Some Facebook users access Facebook using a variety of computers, some of which they do not own. If you are at the library and want to ask a question of your teacher or fellow students, you can use a library computer to log into Facebook and ask your question. If you are visiting a friend’s house and want to share a photo you just took with your friends on Facebook, you can log into your Facebook account and upload the photo. You may just be hanging out at a cafe and want to check into Facebook to see what’s going on. You can use the cafe’s computer to check in at Facebook. But have you thought about that computer on which you are logging into Facebook?
Not every computer is safe to use. Personal computers are the targets of spammers and attackers and are often hosts to malicious software. Malware known as “keystroke loggers” can record every character you type on the keyboard, including all of the ones for your online account usernames and passwords. Once collected, those usernames and passwords can be used to access your online accounts without your permission, and perhaps without your knowledge. Keystroke loggers and other malicious software can be “installed” by deceiving the user or using vulnerabilities in software on the computer. Users can be tricked into installing software that appears to be legitimate but is not. Other types target and exploit weaknesses in the software of the web browser, an extension or plugin, or even the operating system itself.
One-time passwords are a way of authenticating yourself to a system through the use of a single-use secret that is specific to you and may have a limited time period of validity. In other words, you have two passwords. One that you know. One that is generated for you or sent to you. You have to have both passwords to log in. Some one-time password systems involve the creation of one-time passwords through a software tool, having a printed list of passwords that you carry with you, or a small hardware device that displays a new series of numbers every minute.
Facebook’s one-time password system uses your mobile phone and its text message capabilities. When you need to log into Facebook on a public computer or someone else’s, you send a text message to Facebook and within a minute or so you will receive a message back with a six-digit number, which is your one-time password. This password is valid for twenty minutes. In order to use the Facebook one-time password system, you will need to register and verify your mobile phone with Facebook first. This is necessary to prove that you are the owner of the phone number for your mobile phone.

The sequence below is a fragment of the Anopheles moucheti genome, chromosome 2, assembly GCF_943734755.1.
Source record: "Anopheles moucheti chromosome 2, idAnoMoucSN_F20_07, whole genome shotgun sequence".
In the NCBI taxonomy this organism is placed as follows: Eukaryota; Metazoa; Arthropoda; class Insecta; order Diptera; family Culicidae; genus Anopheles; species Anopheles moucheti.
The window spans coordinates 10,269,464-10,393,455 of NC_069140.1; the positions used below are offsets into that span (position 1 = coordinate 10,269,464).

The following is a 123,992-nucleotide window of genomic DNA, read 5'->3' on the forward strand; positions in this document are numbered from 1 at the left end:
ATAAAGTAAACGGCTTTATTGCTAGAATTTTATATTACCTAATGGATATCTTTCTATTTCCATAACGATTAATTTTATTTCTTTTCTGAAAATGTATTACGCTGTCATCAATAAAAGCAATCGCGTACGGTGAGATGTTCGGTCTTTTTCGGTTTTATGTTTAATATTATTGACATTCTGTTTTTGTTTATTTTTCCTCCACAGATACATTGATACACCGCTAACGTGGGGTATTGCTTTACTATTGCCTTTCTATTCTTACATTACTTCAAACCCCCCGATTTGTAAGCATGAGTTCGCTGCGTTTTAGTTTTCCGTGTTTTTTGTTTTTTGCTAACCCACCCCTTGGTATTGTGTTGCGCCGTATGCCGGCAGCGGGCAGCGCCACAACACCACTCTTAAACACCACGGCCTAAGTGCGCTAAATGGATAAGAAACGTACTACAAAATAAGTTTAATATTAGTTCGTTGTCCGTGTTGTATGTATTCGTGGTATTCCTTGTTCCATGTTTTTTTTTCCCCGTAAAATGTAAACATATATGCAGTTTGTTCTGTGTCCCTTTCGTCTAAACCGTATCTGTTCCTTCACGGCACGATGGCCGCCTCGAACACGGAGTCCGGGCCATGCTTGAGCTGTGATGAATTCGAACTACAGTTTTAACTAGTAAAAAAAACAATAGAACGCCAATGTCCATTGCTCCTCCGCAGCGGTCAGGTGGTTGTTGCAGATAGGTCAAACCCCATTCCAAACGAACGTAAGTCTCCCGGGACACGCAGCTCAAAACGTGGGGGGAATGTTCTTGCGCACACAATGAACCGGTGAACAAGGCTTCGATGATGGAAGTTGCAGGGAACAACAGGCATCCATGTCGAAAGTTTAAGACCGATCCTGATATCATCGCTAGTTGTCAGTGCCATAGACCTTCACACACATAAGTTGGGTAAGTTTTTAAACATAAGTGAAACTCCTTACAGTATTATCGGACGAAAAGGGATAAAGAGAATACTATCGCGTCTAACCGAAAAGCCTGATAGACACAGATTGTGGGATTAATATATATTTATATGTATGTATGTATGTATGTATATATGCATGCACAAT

Facebook also added the ability to generate the one-time password using the Facebook Mobile App. I’ll cover that App in a future article.
Enabling One-time Passwords
Setting up your Facebook Account to use the Facebook One-time Password system requires that you have a registered mobile phone with Facebook. I cover registering your mobile phone in another article. Once you have that configured, you can request one-time passwords from Facebook when you need to log into a computer that you do not own.
Requesting a One-time Password
Here is how to request a one-time password to log into Facebook from a public computer or someone else’s computer:
- Use your registered mobile phone and send a text message with the message “otp” to 32665 (“FBOOK”), which is the SMS short code for Facebook. Within a minute or so, you should receive a text message in reply with a one-time password.
- Go to the Facebook login page. Enter your Facebook email account username and the 6-digit one-time password into the password field. If you entered everything correctly and within the twenty minute time period, you should be logged into Facebook.
One-time Passwords Considerations
One-time passwords reduce the likelihood that your Facebook password will be captured by spammers or attackers, but there are some things to keep in mind.
- Any computer can be untrustworthy, including your own. Your best defense is to make sure your computer has the latest software updates installed and that your anti-virus software is updating daily and scanning the system regularly. Always install the updates when prompted and enable auto-updates, if available. Does this mean that you should use one-time passwords on your own computer? The answer might be “yes” if you have not applied updates in a while or have no anti-virus software installed.
- Sometimes the Facebook One-time Password system may not send a response quickly after you request a one-time password. Be patient. They usually arrive within a minute.
- The one-time passwords that you receive from Facebook over SMS are valid for twenty minutes. If you request one and are not able to log in before the twenty minutes are up, just request another one.
Check our guide: Own Your Space, “A Guide to Facebook Security”